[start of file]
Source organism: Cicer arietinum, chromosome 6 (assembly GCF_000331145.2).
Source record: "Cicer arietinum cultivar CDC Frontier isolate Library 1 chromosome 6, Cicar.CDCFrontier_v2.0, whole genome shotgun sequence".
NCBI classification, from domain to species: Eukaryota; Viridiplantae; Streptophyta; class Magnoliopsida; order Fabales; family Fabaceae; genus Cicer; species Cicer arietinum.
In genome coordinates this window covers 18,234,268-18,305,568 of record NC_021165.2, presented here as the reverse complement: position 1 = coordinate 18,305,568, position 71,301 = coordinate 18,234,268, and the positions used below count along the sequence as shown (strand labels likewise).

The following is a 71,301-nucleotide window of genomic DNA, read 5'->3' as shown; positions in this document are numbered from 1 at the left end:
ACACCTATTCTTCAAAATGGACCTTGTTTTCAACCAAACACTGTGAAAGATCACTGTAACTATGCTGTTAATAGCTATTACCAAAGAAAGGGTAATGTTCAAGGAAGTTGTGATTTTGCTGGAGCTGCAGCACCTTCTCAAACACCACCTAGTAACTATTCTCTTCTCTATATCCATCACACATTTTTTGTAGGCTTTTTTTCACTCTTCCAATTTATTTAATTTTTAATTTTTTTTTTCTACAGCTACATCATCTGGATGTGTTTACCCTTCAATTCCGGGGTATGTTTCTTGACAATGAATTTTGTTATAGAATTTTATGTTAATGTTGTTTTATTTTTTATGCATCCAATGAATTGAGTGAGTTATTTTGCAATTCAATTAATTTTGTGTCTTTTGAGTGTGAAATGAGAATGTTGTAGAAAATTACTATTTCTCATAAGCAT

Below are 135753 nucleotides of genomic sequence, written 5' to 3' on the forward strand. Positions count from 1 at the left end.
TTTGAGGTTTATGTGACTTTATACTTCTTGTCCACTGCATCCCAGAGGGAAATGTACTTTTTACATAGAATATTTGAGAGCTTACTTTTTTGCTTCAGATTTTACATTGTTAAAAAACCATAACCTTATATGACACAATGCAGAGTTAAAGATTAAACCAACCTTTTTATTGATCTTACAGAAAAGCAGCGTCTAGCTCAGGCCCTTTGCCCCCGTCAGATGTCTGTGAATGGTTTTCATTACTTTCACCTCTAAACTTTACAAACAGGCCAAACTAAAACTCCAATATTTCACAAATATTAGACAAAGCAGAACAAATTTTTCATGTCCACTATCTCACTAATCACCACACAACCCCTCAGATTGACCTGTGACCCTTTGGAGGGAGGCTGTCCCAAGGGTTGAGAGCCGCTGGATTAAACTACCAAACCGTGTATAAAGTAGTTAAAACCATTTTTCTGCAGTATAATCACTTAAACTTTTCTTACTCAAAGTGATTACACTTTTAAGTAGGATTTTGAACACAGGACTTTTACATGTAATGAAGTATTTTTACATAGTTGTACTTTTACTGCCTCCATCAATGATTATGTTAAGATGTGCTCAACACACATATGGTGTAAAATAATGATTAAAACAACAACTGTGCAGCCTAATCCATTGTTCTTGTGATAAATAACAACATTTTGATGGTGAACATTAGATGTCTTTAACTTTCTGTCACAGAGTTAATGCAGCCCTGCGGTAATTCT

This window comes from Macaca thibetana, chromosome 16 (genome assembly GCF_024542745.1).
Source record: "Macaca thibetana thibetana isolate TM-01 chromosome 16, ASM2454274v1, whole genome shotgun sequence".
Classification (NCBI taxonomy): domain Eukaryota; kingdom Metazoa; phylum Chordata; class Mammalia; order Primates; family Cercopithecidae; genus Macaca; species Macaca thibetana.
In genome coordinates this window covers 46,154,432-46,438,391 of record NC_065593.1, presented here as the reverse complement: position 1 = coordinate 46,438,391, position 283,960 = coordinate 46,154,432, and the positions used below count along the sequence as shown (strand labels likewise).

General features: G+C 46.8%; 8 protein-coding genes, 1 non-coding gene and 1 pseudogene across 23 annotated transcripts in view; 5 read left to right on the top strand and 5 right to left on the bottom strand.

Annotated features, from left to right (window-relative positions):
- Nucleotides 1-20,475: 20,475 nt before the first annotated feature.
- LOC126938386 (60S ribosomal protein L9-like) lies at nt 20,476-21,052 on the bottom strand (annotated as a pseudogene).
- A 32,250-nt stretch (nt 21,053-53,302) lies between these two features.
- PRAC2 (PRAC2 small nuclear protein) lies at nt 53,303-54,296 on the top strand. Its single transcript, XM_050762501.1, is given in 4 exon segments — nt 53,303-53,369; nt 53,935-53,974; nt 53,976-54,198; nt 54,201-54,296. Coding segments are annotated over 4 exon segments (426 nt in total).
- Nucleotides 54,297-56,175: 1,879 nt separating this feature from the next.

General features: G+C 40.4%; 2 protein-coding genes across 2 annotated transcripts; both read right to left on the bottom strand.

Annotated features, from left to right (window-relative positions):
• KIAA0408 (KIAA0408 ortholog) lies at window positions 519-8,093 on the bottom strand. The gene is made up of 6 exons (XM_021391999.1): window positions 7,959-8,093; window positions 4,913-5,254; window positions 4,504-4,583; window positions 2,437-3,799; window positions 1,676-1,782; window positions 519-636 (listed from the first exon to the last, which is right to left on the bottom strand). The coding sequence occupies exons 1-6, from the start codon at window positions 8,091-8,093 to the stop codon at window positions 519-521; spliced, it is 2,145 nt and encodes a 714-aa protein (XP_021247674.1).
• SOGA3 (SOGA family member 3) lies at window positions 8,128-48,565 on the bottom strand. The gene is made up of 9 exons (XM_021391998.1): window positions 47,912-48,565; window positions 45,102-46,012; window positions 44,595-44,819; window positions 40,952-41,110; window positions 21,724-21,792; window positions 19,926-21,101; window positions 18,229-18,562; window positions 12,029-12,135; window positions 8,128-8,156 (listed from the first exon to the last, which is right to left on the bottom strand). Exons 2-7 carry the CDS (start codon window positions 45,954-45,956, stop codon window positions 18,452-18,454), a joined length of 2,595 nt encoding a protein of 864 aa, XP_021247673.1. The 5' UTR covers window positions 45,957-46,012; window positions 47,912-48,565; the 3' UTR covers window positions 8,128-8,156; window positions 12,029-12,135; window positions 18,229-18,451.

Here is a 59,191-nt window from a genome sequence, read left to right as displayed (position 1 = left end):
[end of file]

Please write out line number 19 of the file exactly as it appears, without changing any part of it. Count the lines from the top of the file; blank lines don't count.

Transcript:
- Nucleotides 54,297-56,175: 1,879 nt separating this feature from the next.